Media monitoring, like many enterprises, is a straightforward service that meets a relatively simple need.
The mass media is obviously our major source of information on current events and few would dispute that it is vital channel of essential information which, if inaccurate, can cost livelihoods and greatly affect individual lives. As such, there is obviously a widespread need for it to be monitored by government, and indeed this need has been met by independent enterprises for more than a hundred years.
The first press clipping service in this country, Australian Press Cuttings, was established in Melbourne in 1904 and is now a part of the country’s largest media intelligence company, Isentia Pty Ltd. In practical terms, media monitoring services sift through the mountains of content produced each day by websites, newspapers, magazines, radio and television broadcasters, and social media. They alert clients to relevant items and provide fast delivery of links to relevant web items, radio and TV item summaries with audio and video links, copies of press articles and a summaries of social media posts.
Their clients are mostly communications executives in private industry and government whose job is to disseminate information via the mass media to “stakeholders” such as customers, suppliers, patients, motorists, passengers, crime witnesses, bushfire victims, critics, audiences, and often just the public in general.
Each has a different monitoring requirement and a different definition of what is relevant to them. The content is delivered by email, phone, SMS, and, most commonly to customised client content management platforms hosted on the monitoring companies’ own servers. This continuous alerting and delivery of relevant media items is enhanced by intensive, in-depth analysis of the media issues, messages, and sentiment.
Monitoring services also offer a variety of other services including media contact databases, the targeted distribution of news releases to media personnel. Isentia sends media monitoring reporters to doorstops and other media conferences to record and transcribe the entire event for clients who need more than the journalists’ versions.
Governments are major users of media monitoring precisely because government ministers, agencies and departments have a clear duty to take note of public discussion of issues affecting their areas of responsibility. They must be aware of all news media reports that reflect the current concerns of the people on a wide of range of issues in cities, towns and villages around Australia.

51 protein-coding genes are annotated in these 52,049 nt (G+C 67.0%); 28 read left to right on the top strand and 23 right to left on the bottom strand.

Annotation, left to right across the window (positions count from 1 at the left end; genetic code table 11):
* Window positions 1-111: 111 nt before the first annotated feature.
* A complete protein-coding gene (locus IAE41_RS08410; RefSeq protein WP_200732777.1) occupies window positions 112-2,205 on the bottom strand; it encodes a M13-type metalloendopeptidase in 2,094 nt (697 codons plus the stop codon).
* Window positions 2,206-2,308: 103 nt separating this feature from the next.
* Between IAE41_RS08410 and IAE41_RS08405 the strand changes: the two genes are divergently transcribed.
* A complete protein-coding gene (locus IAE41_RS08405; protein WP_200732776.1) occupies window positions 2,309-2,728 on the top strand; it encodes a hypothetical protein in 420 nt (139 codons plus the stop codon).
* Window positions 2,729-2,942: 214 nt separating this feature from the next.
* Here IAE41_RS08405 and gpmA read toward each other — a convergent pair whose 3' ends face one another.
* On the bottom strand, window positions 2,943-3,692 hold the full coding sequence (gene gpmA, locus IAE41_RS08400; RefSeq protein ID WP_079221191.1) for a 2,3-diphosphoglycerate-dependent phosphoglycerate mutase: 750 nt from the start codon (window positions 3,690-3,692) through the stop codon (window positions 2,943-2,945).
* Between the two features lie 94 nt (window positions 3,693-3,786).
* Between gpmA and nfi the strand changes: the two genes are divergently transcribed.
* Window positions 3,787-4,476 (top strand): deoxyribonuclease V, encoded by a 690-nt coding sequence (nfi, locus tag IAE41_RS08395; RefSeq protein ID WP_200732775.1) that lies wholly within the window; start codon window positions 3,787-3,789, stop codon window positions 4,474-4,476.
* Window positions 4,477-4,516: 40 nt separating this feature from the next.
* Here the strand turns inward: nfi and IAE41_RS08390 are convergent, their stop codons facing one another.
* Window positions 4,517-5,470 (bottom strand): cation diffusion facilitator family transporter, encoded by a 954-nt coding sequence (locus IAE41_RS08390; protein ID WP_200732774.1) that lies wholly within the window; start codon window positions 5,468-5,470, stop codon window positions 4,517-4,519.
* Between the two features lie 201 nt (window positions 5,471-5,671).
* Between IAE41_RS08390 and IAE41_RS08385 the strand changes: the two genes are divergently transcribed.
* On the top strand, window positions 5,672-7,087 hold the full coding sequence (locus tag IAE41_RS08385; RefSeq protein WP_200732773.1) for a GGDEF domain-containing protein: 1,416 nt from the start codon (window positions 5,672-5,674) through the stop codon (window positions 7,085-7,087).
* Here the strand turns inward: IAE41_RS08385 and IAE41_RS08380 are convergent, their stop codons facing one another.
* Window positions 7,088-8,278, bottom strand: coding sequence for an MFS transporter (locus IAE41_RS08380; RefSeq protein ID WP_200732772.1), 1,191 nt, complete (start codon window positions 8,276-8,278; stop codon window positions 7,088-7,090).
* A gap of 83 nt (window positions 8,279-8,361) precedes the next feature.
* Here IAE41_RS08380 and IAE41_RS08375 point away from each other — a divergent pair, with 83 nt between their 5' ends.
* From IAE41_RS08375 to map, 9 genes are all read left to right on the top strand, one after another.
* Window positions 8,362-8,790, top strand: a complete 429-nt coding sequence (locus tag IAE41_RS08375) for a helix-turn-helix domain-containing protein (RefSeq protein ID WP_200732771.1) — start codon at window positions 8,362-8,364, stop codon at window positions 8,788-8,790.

Monitoring also gives government fast access commentaries and reports by many specialist journalists who provide highly-informed and up-to-date research and recommendations on various important issues.
Today, thanks to advances in technology and in techniques of media monitoring, democracy has never been healthier. For example, an average citizen with an idea or a criticism posting on social media or calling through to a talkback program can have their words passed on to a minister within minutes. (It should also be noted that businesses also listen more intently to their customers than ever before thanks to such constant media analysis services.)
Media monitoring is not only good policy, it is wise fiscal management. Government departments have enormous communications responsibilities. Units such as police, health and bush fire brigades must distribute a vast array of operational information, some of it literally life-saving. Governments choose to buy most of their monitoring services (always through a proper tender process), ironically for reasons of cost. Apart from the expense involved in developing and updating the sophisticated technology to do the job properly, the plain fact is there’s just too much media. Using an agent who specialises in the job is the most efficient solution.
The largest and most comprehensive Australian media intelligence company, Isentia, employs cutting-edge technology supported by thousands of skilled people. Imagine the cost of each government department and agency, state and federal, attempting to do all that for themselves. It would be about as sensible as government departments trying to make their own computers.
The supreme irony is that if government followed these critics and ignored the media it would be criticised for arrogance. When hypocritical opposition politicians, year-after-year, from both sides of politics, criticise government spending on media monitoring they are simply indulging in another form of shooting the messenger. And ironically the media companies who run the ill-informed criticism receive many millions of dollars in copyright fees for the copying and use of their content.
Declaration of interest. As my profile makes clear, I am a writer and former broadcaster. I was a pioneer of the modern media monitoring industry and I am a paid consultant to Isentia Pty Limited.
Ian Parry-Okeden – original article here.